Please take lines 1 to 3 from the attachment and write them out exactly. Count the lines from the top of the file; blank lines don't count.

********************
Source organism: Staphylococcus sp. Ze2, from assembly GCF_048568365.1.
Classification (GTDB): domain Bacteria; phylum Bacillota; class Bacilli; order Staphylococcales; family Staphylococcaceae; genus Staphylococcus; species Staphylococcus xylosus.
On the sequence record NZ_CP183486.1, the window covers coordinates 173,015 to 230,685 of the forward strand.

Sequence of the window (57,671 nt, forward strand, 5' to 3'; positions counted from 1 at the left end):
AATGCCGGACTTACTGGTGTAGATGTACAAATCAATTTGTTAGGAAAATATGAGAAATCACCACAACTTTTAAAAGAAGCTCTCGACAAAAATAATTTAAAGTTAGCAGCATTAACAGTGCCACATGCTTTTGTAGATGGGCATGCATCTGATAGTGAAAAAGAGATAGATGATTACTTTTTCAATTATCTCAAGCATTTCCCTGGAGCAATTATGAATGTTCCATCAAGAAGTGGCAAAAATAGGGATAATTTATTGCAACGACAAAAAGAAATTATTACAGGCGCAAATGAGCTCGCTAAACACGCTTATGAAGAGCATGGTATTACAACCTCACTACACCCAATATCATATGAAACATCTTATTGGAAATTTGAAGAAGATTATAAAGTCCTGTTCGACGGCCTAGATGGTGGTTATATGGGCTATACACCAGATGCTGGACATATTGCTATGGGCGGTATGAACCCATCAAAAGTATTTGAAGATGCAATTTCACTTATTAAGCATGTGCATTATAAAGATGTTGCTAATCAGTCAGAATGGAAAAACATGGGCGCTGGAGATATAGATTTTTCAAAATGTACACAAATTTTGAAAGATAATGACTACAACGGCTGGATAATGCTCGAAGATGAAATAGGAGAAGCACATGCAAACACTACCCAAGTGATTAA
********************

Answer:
Source organism: Staphylococcus sp. Ze2, from assembly GCF_048568365.1.
Classification (GTDB): domain Bacteria; phylum Bacillota; class Bacilli; order Staphylococcales; family Staphylococcaceae; genus Staphylococcus; species Staphylococcus xylosus.
On the sequence record NZ_CP183486.1, the window covers coordinates 173,015 to 230,685 of the forward strand.